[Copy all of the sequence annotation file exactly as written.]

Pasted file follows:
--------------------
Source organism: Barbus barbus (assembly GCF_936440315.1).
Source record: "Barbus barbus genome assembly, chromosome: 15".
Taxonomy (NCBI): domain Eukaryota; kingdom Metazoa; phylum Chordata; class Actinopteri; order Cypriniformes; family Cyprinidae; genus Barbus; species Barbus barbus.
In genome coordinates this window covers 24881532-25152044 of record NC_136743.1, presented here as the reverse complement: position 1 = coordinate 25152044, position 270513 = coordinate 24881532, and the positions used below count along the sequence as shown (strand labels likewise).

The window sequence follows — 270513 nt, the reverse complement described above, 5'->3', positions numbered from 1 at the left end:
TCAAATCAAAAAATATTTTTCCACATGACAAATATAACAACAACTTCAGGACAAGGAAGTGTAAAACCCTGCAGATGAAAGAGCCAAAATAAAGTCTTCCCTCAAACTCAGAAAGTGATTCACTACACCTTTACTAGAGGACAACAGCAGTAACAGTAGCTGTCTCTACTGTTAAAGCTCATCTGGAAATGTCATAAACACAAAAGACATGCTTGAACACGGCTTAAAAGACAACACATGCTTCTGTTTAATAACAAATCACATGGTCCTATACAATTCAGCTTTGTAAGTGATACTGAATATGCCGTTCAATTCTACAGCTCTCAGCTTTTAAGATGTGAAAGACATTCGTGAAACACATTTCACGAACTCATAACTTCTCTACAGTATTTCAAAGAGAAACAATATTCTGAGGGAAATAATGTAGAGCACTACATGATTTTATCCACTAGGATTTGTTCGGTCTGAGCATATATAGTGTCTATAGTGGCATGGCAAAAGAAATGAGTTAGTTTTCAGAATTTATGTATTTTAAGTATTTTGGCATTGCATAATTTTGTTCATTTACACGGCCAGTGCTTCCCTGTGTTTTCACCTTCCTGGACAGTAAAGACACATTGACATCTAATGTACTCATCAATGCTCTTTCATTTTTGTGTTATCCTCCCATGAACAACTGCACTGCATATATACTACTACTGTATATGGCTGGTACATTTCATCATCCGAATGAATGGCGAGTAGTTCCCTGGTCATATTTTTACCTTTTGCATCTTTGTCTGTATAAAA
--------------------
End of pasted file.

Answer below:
Source organism: Barbus barbus (assembly GCF_936440315.1).
Source record: "Barbus barbus genome assembly, chromosome: 15".
Taxonomy (NCBI): domain Eukaryota; kingdom Metazoa; phylum Chordata; class Actinopteri; order Cypriniformes; family Cyprinidae; genus Barbus; species Barbus barbus.
In genome coordinates this window covers 24881532-25152044 of record NC_136743.1, presented here as the reverse complement: position 1 = coordinate 25152044, position 270513 = coordinate 24881532, and the positions used below count along the sequence as shown (strand labels likewise).

The window sequence follows — 270513 nt, the reverse complement described above, 5'->3', positions numbered from 1 at the left end:
TCAAATCAAAAAATATTTTTCCACATGACAAATATAACAACAACTTCAGGACAAGGAAGTGTAAAACCCTGCAGATGAAAGAGCCAAAATAAAGTCTTCCCTCAAACTCAGAAAGTGATTCACTACACCTTTACTAGAGGACAACAGCAGTAACAGTAGCTGTCTCTACTGTTAAAGCTCATCTGGAAATGTCATAAACACAAAAGACATGCTTGAACACGGCTTAAAAGACAACACATGCTTCTGTTTAATAACAAATCACATGGTCCTATACAATTCAGCTTTGTAAGTGATACTGAATATGCCGTTCAATTCTACAGCTCTCAGCTTTTAAGATGTGAAAGACATTCGTGAAACACATTTCACGAACTCATAACTTCTCTACAGTATTTCAAAGAGAAACAATATTCTGAGGGAAATAATGTAGAGCACTACATGATTTTATCCACTAGGATTTGTTCGGTCTGAGCATATATAGTGTCTATAGTGGCATGGCAAAAGAAATGAGTTAGTTTTCAGAATTTATGTATTTTAAGTATTTTGGCATTGCATAATTTTGTTCATTTACACGGCCAGTGCTTCCCTGTGTTTTCACCTTCCTGGACAGTAAAGACACATTGACATCTAATGTACTCATCAATGCTCTTTCATTTTTGTGTTATCCTCCCATGAACAACTGCACTGCATATATACTACTACTGTATATGGCTGGTACATTTCATCATCCGAATGAATGGCGAGTAGTTCCCTGGTCATATTTTTACCTTTTGCATCTTTGTCTGTATAAAA